One of many remarkable things about this debut album is that it that theAustrian artist behind it – Anja Plaschg – is only 18. The sophisticationof Plaschg’s vision, and its realisation, would suggest a far older head,and this is music that impresses when judged on its own merits.
Running through this haunting record there appears to be a key theme, orrepeated motif, of the “natural” and organic juxtaposed with thesynthesised, man-made or mechanical, reflected in the choice ofinstrumentation. Plaschg is a proficient pianist, and many tracks soundlike classical compositions (in particular Cynthia, but also the piano-ledparts of Sleep, Extinguish Me, and Turbine Womb), also usingorchestral-sounding strings to evoke a range of emotions. The yang to thatying, though, is provided by her inclusion, too, of lots of pointedlynon-natural sounds.
A kind of mechanical, strangely 19th century soundingwhirring clicking sound is used to great effect on Sleep, Cry Wolf andTurbine Womb – possibly a camera’s shutter clicking. In other placesdeliberately jarring or abrasive sound effects are introduced, like theshrill electronically-generated whistle sound in March Funebre, or thesynths used in Fall Foliage, The Sun and DDMMYYYY, the latter being analmost totally glitch-based instrumental track which almost sounds like ithas landed on the wrong album, perhaps having been displaced from a naturalhome at the more experimental end of the electro/Krautrock spectrum.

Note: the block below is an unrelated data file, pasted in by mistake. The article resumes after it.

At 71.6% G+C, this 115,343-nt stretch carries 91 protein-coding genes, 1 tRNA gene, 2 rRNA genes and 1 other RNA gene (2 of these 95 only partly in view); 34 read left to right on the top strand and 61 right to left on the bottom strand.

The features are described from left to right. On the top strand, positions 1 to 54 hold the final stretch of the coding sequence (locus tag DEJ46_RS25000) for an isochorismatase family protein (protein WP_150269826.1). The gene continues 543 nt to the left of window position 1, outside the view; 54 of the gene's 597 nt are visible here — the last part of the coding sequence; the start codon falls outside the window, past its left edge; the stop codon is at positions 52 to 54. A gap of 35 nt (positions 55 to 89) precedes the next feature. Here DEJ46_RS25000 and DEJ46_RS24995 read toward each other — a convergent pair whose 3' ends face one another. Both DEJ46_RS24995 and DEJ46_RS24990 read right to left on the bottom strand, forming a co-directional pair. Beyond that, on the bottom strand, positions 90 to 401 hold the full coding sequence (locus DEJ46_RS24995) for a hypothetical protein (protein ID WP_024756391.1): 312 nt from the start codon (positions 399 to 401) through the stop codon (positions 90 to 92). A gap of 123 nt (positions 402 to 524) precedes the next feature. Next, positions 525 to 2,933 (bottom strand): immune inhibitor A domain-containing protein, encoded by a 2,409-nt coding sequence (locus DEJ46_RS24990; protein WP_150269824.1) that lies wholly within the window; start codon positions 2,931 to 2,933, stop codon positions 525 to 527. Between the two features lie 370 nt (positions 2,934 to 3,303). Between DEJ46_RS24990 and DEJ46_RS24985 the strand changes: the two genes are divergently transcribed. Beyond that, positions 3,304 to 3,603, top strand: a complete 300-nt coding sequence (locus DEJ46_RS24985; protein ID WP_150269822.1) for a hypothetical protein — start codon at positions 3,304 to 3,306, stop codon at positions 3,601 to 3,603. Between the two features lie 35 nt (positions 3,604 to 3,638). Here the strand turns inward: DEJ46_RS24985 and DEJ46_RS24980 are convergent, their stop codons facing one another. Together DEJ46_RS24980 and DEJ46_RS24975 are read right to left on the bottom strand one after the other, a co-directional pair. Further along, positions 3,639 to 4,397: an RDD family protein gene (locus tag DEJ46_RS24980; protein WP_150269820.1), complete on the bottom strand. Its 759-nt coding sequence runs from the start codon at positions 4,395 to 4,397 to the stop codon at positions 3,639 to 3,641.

Also key to Soap & Skin‘s unique sound is the astonishing vocal.It is probably this, as much as the backing, which endows the album withsuch a particular – part haunting and troubling, part touching andmelancholic – atmosphere. Sometimes deep and sombre sounding, but at othertimes high and fluttering or almost choral, Plaschg uses her voice like sheuses the piano: to the full extent of its range (listen to how the tunereaches down to those very deepest piano keys that are never normally used,on The Sun, and then how the voice soars and semi-screams, right at the topof her register, on Spiracle and Cry Wolf). The charm of the accentedEnglish in which she sings certainly adds to the effect, but this mostcertainly isn’t a case of “kooky non-English female vocal” syndrome: thereis much much more at play here.
If DDMMYYYY is the least representative track here, then MarchFunebre is probably the most, in which the full repertoire of effectsis deployed, from harsh-sounding synths, to piano, shouts, and solemnsinging. This is not an easy, nor a light album, and occasionally (onlyvery occasionally) can become a little too am-dram (Thanatos, parts of TheSun). Lyrically, too, it’s quite impenetrable, with the mood of eachsong being more effectively conveyed through the way they sounded thananything specific that was said in them.
If this is the kind of art – and it is art – that this young womanis making at 18 then I can only imagine the heights she will reach infuture. Not only one to watch – very much one to discover rightnow, on this extraordinary piece of work.